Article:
Welcome to the IPelton® blog
covering trademarks, branding and social media.
Nothing contained on this blog should be taken as legal advice. If you have a questions about trademarks or other legal matters, contact an attorney.
New scams targeting owners of trademark applications/and registration continue to proliferate. I’m still flabbergasted that the USPTO and the FTC are not actively doing more to go after these operations that clearly provide no real value.
Amazon recently made headlines when, in an interview on 60 Minutes®, its founder Jeff Bezos unveiled a project whereby Amazon aims to make some deliveries via drone.
However, when I watched the video it was clear to me that the media missed the biggest star of the 60 Minutes piece: the Amazon logo. The logo was everywhere — every package, on the shelves behind Bezos, on the drones, and more. And the logo is one of the best of the last 20 years.
The logo is great because:
it is clean and simple
it is unique
it is a smile with a dimple
it is a subliminal A to Z (look where the arrow starts and ends)
The logo communicates three things to me:
Smile: be fun, be happy. You will like shopping with Amazon.
Move, travel. The arrow (sometimes used by itself) represents what Amazon does best – moves product using its innovative warehousing and shipping methods. When your order from Amazon you expect your order to travel from the computer to their warehouse to your door step quickly and smoothly.
A to Z. A subliminal message, perhaps, which I had not consciously noticed until writing this post. Amazon carries everything, from “a” to “z”.
More and more logos seem to be using the whitespace to tell part of the story; sometimes obvious, sometimes more subliminal. See below for examples. The greatest whitespace use – and possibly the best logo ever in my opinion – is the FedEx logo that incorporates an arrow in the whitespace. Amaze your friends by showing them the hidden arrow in the FedEx logo, and some of the other hidden whitespace elements in the images below — like the US Capitol in the bottom of the Washington Capitals logo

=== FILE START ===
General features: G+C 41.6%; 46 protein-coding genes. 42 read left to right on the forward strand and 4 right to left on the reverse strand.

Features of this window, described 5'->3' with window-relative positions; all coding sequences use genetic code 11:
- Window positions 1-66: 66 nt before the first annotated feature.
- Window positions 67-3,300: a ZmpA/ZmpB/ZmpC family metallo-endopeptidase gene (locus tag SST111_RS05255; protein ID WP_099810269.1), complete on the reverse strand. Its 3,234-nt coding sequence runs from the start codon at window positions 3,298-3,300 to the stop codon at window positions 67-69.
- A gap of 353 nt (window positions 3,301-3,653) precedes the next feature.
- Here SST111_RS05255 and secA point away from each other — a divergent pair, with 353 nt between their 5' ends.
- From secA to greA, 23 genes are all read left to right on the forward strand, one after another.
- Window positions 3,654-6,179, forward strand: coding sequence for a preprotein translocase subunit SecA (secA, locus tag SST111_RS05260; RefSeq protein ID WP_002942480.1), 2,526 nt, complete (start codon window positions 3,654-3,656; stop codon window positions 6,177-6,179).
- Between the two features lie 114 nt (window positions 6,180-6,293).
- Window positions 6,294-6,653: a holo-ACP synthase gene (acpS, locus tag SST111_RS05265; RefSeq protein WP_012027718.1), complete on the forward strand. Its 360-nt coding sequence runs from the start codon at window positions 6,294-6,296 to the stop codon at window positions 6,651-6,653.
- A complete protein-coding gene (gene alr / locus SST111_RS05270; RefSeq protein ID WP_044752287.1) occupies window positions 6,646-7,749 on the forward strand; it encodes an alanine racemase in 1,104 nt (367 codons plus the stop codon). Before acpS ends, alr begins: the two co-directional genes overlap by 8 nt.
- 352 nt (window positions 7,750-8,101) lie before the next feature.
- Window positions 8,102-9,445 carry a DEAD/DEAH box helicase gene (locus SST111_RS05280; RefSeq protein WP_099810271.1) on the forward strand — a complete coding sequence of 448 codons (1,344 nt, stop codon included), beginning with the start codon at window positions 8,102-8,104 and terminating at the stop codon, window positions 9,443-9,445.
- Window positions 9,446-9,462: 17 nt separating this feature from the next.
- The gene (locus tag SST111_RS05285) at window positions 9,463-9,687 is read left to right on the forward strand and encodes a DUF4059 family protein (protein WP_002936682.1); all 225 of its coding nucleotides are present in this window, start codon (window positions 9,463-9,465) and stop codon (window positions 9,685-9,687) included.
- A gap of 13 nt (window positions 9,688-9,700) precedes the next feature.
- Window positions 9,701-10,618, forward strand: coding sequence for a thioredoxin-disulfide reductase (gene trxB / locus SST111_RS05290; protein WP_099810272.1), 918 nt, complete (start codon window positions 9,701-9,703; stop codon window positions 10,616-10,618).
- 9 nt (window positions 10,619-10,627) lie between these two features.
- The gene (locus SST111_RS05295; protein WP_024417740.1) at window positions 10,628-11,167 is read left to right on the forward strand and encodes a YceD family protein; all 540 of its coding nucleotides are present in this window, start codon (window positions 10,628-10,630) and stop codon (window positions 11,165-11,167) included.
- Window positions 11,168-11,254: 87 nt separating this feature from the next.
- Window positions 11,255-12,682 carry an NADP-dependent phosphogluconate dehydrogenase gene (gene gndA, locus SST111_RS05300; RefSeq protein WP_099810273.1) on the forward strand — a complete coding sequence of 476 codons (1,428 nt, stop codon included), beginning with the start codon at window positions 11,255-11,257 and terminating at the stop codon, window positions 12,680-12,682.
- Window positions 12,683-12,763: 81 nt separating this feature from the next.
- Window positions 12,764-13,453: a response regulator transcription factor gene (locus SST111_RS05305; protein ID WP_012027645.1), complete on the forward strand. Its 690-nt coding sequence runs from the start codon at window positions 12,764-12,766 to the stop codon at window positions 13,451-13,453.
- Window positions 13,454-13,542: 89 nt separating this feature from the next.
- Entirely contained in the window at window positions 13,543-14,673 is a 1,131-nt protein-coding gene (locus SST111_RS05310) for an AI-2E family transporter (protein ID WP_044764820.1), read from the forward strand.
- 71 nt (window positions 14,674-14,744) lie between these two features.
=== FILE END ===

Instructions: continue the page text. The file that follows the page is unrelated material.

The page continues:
Tip: A logo is an incredible opportunity to communicate something about your business to your potential customers. Doing it in a creative, playful way is memorable and eye-catching for many of the above brands.
As the marketplace for intellectual property services grows, is your boutique IP firm taking advantage of today’s marketing tools, and consistently connecting with a pipeline of potential clients? Erik Pelton grew his trademark practice from humble beginnings to a position of thought leadership representing hundreds of trademark applicants each year. This WebIPHour will discuss how to make time for marketing, and where to focus on your practice’s marketing efforts. Topics will include:
Erik Pelton is the founder of Erik M. Pelton & Associates, PLLC, a boutique trademark firm in Falls Church, Virginia. Prior to starting the firm, Erik worked for two years as an examiner at the USPTO. In more than 10 years of private practice, he has registered nearly 2,000 1,00 U.S. trademarks for clients, represented dozens of parties in Trademark Trial and Appeal Board disputes, and practiced before the U.S. Court of Appeals for the Federal Circuit. He is also the creator of the Apptorney iPhone® application for intellectual prop erty attorneys.
Below are the comments from the boutique trademark law firm of Erik M. Pelton & Associates in response to the USPTO’s request for comment on Post Registration Amendments to Identifications of Goods and Services Due to Technology Evolution.
If I become aware of any other comments by firm, individuals, or associations, I will try to post them.
Disclaimer: No Legal Advice
No Attorney-Client Relationship